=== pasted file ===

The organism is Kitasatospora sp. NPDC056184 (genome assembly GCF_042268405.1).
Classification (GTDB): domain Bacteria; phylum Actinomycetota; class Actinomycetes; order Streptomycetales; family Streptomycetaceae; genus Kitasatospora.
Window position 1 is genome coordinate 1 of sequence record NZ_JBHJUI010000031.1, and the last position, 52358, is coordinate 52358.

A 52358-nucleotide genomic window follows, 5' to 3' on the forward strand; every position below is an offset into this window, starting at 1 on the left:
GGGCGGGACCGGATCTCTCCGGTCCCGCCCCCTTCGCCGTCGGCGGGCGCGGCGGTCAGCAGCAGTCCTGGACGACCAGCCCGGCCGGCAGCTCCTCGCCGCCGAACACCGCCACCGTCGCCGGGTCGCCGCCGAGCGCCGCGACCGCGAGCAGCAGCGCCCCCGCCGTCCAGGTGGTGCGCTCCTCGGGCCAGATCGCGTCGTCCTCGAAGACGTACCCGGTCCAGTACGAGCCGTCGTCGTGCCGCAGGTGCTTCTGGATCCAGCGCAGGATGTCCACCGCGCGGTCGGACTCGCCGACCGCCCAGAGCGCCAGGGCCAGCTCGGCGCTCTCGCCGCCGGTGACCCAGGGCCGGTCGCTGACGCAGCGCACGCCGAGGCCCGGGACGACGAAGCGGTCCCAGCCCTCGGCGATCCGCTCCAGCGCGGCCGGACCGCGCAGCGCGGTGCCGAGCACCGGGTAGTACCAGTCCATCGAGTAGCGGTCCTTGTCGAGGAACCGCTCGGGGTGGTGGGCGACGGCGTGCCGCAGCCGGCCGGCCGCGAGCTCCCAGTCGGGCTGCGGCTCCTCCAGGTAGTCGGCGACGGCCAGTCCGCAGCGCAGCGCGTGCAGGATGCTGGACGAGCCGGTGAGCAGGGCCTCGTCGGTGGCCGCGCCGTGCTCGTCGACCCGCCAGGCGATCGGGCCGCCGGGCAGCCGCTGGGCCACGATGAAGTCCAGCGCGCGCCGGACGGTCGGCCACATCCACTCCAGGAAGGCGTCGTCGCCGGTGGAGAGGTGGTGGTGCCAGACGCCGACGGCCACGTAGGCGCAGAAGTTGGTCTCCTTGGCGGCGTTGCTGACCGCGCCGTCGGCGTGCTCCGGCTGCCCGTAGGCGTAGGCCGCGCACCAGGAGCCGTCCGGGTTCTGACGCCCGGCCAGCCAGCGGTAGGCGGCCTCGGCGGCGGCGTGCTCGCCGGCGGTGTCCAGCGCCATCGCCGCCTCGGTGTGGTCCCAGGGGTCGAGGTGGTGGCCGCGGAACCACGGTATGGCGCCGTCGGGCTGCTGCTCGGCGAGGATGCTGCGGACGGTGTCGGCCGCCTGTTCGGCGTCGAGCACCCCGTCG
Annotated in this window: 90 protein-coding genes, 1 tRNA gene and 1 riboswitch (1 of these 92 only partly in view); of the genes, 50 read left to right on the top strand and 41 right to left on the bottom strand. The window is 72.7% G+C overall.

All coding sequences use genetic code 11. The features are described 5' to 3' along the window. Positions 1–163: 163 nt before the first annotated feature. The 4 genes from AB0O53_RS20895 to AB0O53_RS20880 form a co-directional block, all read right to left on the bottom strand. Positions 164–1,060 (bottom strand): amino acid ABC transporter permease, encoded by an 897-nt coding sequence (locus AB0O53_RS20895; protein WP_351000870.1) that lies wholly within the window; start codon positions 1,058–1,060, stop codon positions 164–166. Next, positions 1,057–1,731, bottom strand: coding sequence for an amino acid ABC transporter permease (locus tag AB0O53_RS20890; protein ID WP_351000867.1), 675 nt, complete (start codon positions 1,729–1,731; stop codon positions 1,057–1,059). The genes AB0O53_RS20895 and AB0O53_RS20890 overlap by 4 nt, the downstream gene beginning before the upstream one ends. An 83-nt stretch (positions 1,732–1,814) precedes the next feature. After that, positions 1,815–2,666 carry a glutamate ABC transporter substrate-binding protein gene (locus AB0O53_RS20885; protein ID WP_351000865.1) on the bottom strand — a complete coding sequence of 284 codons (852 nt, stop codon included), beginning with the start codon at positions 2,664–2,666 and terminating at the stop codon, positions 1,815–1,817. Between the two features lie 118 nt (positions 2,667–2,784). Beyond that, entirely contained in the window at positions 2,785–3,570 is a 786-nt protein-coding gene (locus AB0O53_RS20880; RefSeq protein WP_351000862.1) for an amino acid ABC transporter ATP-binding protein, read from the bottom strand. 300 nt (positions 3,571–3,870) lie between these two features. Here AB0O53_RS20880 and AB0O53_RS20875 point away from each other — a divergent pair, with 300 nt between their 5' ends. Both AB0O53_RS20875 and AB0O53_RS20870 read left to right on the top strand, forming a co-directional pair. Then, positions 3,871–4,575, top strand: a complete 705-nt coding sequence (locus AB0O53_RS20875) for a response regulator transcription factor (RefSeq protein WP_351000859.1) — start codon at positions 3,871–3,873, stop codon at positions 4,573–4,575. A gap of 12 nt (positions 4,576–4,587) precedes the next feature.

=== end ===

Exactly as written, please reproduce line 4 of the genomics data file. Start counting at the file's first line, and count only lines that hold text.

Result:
A 52358-nucleotide genomic window follows, 5' to 3' on the forward strand; every position below is an offset into this window, starting at 1 on the left: